PUTRAJAYA: Mujahid Yusof Rawa has defended the Islamic Development Department (Jakim) and the National Council for Islamic Affairs (NCIA) after the G25 group of retired senior civil servants questioned their legality.
The minister in charge of Islamic affairs said as Islam was the official religion of the Federation, Putrajaya could set up a department or council to manage its administration at the federal and state levels.
Jakim, he added, had evolved from a religious unit in the Prime Minister’s Department to an Islamic Affairs division before becoming the Jakim of today.
“Jakim was set up to cater to the current needs, including when it comes to managing the budget for the administration of Islamic matters. This includes allowances for imams and administrators of mosques nationwide. So how can it be unconstitutional?
“G25 should refer to us first so we can explain it to them. Why must this be an issue? Many will perceive them as disrespecting Islam,” he told reporters here.
At a forum on Saturday, G25 alleged that the government took unconstitutional actions when it established the NCIA and Jakim.
In a report on the “Administration of Matters Pertaining to Islam”, the group said there were no provisions in the constitution for the two bodies to be set up.
The NCIA was instituted to be the highest national authority for the coordination of Islamic administrative matters. Jakim serves as its secretariat.
Mujahid also hit out at G25 for criticising the RM1.3 billion in allocations Jakim received, saying 60% was set aside for allowances of imams and other personnel, while the remaining 40% was for administrative purposes.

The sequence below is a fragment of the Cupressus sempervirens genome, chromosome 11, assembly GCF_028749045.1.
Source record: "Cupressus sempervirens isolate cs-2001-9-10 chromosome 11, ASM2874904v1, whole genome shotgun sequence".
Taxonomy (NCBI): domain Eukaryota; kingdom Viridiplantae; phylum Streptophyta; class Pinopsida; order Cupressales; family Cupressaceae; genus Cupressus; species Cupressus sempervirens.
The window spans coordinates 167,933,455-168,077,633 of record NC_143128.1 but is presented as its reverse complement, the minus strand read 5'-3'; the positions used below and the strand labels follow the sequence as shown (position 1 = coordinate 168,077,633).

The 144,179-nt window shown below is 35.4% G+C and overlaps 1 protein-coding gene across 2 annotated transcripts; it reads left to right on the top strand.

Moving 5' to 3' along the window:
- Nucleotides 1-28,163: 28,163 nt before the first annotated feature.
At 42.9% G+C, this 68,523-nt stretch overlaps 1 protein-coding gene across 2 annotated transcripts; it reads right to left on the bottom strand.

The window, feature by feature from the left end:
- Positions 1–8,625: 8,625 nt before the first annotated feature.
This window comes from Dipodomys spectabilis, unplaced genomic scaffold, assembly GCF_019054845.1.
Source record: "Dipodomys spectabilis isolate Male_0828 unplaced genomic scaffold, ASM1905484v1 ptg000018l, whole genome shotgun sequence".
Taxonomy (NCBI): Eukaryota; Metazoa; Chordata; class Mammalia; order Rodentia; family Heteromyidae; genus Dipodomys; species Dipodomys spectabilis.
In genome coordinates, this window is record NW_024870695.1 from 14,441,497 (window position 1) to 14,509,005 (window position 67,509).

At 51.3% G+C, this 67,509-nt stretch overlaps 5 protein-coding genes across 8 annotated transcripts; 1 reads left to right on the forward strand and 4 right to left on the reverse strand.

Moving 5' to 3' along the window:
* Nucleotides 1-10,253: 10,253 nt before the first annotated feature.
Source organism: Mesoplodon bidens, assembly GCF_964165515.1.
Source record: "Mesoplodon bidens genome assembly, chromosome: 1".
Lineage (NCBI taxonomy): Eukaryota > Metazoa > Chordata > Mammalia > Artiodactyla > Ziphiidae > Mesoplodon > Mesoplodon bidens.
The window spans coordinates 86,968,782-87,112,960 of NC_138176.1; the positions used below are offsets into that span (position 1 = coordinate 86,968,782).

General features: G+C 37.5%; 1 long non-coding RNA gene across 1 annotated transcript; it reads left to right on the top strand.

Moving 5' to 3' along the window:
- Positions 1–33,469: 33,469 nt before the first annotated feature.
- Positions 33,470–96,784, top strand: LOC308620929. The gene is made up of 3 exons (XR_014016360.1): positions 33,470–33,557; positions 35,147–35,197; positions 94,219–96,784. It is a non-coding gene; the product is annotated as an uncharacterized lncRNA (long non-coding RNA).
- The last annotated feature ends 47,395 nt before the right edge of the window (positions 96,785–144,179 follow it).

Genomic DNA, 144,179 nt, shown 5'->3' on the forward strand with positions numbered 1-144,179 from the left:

He also said that he was tired of explaining the matter as the issue had been explained to G25 previously.
“Why are they afraid of huge allocations when they are used to pay religious teachers in villages? They should be thankful that we are managing such things.”
Mujahid also said G25 should be realistic after they also spoke out against apostasy laws.
G25 had at the same forum said that a Muslim’s decision to leave Islam was a personal one between the individual and God.
But Mujahid said the laws were enacted to uphold the faith.
He also said there were very few cases of Muslims, who were born into the faith, who wanted to leave Islam. Most of those who do, he said, were converts.
“Therefore, it’s merely a philosophical debate.”
Mujahid said if there were laws that allowed for apostasy, then many would leave Islam and this was not in the interest of safeguarding the religion.
“So they need to step into reality.”